Boeing Reveals Plans for Upgraded 737
Boeing yesterday announced a series of planned improvements to its 737 line the company says will result in a 2-percent decrease in fuel burn and a marked upgrade in cabin comfort and utility.
Boeing estimates it will achieve half of the fuel burn improvement through drag-reducing changes to the airframe, while the other half comes from hardware changes to the airplane’s CFM56 turbofans. Aerodynamic improvements include refined wing control surfaces, a wheel-well fairing redesign, a re-shaped anti-collision light and an ECS inlet/exhaust modulation.
Propulsion improvements include a shortened exhaust nozzle and a re-contoured plug, along with a 9-percent reduction in the number of airfoils in a new version of the CFM56-7B, due to enter service in mid-2011. Up to a 4-percent reduction in maintenance costs, depending on thrust rating, will result from the improved airflow and cooler temperatures the engine changes will affect, according to CFM International.
The company plans to start ground testing the engine in September and begin flight testing at GE Aviation facilities in Victorville, Calif., early next year, in time for expected engine certification in July 2010. Flight testing on a Boeing 737 would start in October 2010, ahead of expected certification for that airplane in the second quarter of 2011. Once certified, the Evolution engine will carry the nameplate CFM56-7BE.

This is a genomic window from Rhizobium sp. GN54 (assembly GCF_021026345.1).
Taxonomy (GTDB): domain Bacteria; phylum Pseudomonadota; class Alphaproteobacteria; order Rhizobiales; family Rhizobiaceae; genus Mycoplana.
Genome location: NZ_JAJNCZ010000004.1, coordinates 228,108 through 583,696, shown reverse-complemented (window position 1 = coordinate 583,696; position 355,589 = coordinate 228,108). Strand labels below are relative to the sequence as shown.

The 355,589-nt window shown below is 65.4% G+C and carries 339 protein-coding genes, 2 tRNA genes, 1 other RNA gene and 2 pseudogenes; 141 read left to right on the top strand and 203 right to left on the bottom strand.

Separately, seven airlines have agreed to incorporate the new 737 interior starting in late 2010. FlyDubai, Continental Airlines, Norwegian Air Shuttle ASA, Malaysia Airlines, Tui Travel, Gol Airlines and Indonesia’s Lion Air have all committed to the new cabin, characterized by soft blue LCD lighting overhead, sculpted sidewalls and window reveals designed to draw passengers’ eyes to the airplane’s windows. The sidewall design also integrates the air vent in a way that will ease pre-flight security checks for maintenance staff.
The new interior design includes larger, pivoting overhead stowage bins that add to the openness of the cabin and allow for more roller-bag capacity. Finally, Boeing redesigned reading-light switches so passengers can find them more easily and avoid accidentally pressing the flight-attendant call button.